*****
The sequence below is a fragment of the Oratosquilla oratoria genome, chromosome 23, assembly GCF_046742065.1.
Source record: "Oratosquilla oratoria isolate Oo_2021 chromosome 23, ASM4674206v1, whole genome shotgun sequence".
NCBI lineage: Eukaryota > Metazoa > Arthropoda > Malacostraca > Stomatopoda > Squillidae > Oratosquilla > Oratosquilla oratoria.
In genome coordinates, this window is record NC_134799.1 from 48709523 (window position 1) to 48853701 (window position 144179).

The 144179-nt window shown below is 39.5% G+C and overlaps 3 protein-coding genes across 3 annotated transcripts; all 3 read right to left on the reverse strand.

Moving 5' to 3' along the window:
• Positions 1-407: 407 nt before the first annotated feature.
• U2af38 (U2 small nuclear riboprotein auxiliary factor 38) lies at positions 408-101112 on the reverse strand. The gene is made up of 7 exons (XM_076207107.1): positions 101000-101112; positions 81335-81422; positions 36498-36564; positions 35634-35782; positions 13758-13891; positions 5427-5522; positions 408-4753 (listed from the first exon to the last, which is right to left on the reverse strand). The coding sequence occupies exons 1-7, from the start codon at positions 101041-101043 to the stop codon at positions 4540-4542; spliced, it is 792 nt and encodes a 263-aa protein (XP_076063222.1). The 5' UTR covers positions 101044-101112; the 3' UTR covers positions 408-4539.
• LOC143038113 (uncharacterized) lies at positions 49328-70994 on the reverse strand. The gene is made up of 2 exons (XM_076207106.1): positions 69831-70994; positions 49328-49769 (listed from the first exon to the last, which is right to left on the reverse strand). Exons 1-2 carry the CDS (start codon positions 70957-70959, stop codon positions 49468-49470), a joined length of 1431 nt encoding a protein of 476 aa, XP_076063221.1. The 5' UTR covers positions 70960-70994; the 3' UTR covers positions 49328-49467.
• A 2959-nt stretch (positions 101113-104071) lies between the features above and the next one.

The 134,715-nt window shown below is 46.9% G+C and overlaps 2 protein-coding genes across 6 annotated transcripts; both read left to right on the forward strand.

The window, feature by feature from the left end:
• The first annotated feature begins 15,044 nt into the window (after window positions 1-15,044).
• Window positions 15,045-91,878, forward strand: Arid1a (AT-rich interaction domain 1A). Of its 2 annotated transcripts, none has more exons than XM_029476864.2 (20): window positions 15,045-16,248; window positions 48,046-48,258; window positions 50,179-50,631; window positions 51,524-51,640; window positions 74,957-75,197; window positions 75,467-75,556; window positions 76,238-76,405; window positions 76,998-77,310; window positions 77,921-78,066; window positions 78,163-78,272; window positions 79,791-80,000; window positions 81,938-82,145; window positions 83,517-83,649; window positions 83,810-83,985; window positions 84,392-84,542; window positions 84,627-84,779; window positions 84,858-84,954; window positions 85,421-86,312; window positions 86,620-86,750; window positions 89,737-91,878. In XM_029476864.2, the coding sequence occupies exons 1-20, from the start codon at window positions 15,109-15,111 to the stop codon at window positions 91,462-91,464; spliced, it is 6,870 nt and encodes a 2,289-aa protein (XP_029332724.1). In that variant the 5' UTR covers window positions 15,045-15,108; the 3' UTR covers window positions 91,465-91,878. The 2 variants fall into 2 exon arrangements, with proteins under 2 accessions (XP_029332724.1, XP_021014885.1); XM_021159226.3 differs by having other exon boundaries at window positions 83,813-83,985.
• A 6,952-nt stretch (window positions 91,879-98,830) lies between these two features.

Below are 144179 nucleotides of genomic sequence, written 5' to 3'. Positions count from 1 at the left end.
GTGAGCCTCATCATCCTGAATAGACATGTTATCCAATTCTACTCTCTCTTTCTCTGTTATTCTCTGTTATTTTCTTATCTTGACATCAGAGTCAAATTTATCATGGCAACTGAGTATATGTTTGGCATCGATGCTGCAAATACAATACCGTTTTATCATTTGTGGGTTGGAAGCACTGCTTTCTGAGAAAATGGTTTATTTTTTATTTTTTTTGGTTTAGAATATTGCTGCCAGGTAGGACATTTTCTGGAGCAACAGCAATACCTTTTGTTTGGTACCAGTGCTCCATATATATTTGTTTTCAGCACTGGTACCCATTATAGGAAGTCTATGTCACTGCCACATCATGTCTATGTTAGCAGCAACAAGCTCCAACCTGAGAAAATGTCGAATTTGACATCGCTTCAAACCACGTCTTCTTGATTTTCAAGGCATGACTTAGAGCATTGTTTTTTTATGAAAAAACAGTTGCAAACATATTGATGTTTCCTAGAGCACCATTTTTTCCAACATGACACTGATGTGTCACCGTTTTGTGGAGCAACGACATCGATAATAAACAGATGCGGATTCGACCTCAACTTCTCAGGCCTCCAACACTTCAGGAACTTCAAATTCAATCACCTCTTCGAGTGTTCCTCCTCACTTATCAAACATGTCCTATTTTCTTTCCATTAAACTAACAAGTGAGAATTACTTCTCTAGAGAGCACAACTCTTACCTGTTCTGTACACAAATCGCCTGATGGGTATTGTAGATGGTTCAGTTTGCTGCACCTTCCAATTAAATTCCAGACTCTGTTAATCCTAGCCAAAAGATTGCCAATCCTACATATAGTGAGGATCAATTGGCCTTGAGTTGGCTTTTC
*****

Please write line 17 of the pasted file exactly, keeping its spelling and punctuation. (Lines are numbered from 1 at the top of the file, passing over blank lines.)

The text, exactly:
GTGAGCCTCATCATCCTGAATAGACATGTTATCCAATTCTACTCTCTCTTTCTCTGTTATTCTCTGTTATTTTCTTATCTTGACATCAGAGTCAAATTTATCATGGCAACTGAGTATATGTTTGGCATCGATGCTGCAAATACAATACCGTTTTATCATTTGTGGGTTGGAAGCACTGCTTTCTGAGAAAATGGTTTATTTTTTATTTTTTTTGGTTTAGAATATTGCTGCCAGGTAGGACATTTTCTGGAGCAACAGCAATACCTTTTGTTTGGTACCAGTGCTCCATATATATTTGTTTTCAGCACTGGTACCCATTATAGGAAGTCTATGTCACTGCCACATCATGTCTATGTTAGCAGCAACAAGCTCCAACCTGAGAAAATGTCGAATTTGACATCGCTTCAAACCACGTCTTCTTGATTTTCAAGGCATGACTTAGAGCATTGTTTTTTTATGAAAAAACAGTTGCAAACATATTGATGTTTCCTAGAGCACCATTTTTTCCAACATGACACTGATGTGTCACCGTTTTGTGGAGCAACGACATCGATAATAAACAGATGCGGATTCGACCTCAACTTCTCAGGCCTCCAACACTTCAGGAACTTCAAATTCAATCACCTCTTCGAGTGTTCCTCCTCACTTATCAAACATGTCCTATTTTCTTTCCATTAAACTAACAAGTGAGAATTACTTCTCTAGAGAGCACAACTCTTACCTGTTCTGTACACAAATCGCCTGATGGGTATTGTAGATGGTTCAGTTTGCTGCACCTTCCAATTAAATTCCAGACTCTGTTAATCCTAGCCAAAAGATTGCCAATCCTACATATAGTGAGGATCAATTGGCCTTGAGTTGGCTTTTC